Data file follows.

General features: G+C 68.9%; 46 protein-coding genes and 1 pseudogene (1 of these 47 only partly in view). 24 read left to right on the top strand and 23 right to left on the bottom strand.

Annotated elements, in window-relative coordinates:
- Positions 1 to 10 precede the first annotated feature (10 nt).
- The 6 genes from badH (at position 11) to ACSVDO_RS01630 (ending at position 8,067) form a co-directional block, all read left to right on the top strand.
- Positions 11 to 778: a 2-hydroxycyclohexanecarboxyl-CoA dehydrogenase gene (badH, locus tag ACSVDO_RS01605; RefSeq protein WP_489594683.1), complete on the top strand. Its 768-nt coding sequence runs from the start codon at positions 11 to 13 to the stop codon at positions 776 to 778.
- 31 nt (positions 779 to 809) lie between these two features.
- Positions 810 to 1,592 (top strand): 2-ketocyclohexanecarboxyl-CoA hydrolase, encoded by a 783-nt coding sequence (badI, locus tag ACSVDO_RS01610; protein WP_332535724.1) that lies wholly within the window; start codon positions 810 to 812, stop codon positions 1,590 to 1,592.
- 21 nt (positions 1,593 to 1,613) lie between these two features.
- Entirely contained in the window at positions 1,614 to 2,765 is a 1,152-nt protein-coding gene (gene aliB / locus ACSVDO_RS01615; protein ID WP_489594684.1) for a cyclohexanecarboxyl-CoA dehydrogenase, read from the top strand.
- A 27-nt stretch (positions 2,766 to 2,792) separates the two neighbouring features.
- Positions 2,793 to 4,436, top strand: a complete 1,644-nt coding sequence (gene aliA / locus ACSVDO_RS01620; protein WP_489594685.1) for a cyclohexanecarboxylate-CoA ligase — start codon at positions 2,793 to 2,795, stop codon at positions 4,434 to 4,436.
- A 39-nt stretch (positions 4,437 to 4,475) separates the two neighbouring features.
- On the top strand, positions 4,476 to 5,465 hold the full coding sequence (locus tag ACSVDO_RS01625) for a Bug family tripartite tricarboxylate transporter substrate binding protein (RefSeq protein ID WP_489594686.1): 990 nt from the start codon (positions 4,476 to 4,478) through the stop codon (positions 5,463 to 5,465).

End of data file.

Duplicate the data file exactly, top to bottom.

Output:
General features: G+C 68.9%; 46 protein-coding genes and 1 pseudogene (1 of these 47 only partly in view). 24 read left to right on the top strand and 23 right to left on the bottom strand.

Annotated elements, in window-relative coordinates:
- Positions 1 to 10 precede the first annotated feature (10 nt).
- The 6 genes from badH (at position 11) to ACSVDO_RS01630 (ending at position 8,067) form a co-directional block, all read left to right on the top strand.
- Positions 11 to 778: a 2-hydroxycyclohexanecarboxyl-CoA dehydrogenase gene (badH, locus tag ACSVDO_RS01605; RefSeq protein WP_489594683.1), complete on the top strand. Its 768-nt coding sequence runs from the start codon at positions 11 to 13 to the stop codon at positions 776 to 778.
- 31 nt (positions 779 to 809) lie between these two features.
- Positions 810 to 1,592 (top strand): 2-ketocyclohexanecarboxyl-CoA hydrolase, encoded by a 783-nt coding sequence (badI, locus tag ACSVDO_RS01610; protein WP_332535724.1) that lies wholly within the window; start codon positions 810 to 812, stop codon positions 1,590 to 1,592.
- 21 nt (positions 1,593 to 1,613) lie between these two features.
- Entirely contained in the window at positions 1,614 to 2,765 is a 1,152-nt protein-coding gene (gene aliB / locus ACSVDO_RS01615; protein ID WP_489594684.1) for a cyclohexanecarboxyl-CoA dehydrogenase, read from the top strand.
- A 27-nt stretch (positions 2,766 to 2,792) separates the two neighbouring features.
- Positions 2,793 to 4,436, top strand: a complete 1,644-nt coding sequence (gene aliA / locus ACSVDO_RS01620; protein WP_489594685.1) for a cyclohexanecarboxylate-CoA ligase — start codon at positions 2,793 to 2,795, stop codon at positions 4,434 to 4,436.
- A 39-nt stretch (positions 4,437 to 4,475) separates the two neighbouring features.
- On the top strand, positions 4,476 to 5,465 hold the full coding sequence (locus tag ACSVDO_RS01625) for a Bug family tripartite tricarboxylate transporter substrate binding protein (RefSeq protein ID WP_489594686.1): 990 nt from the start codon (positions 4,476 to 4,478) through the stop codon (positions 5,463 to 5,465).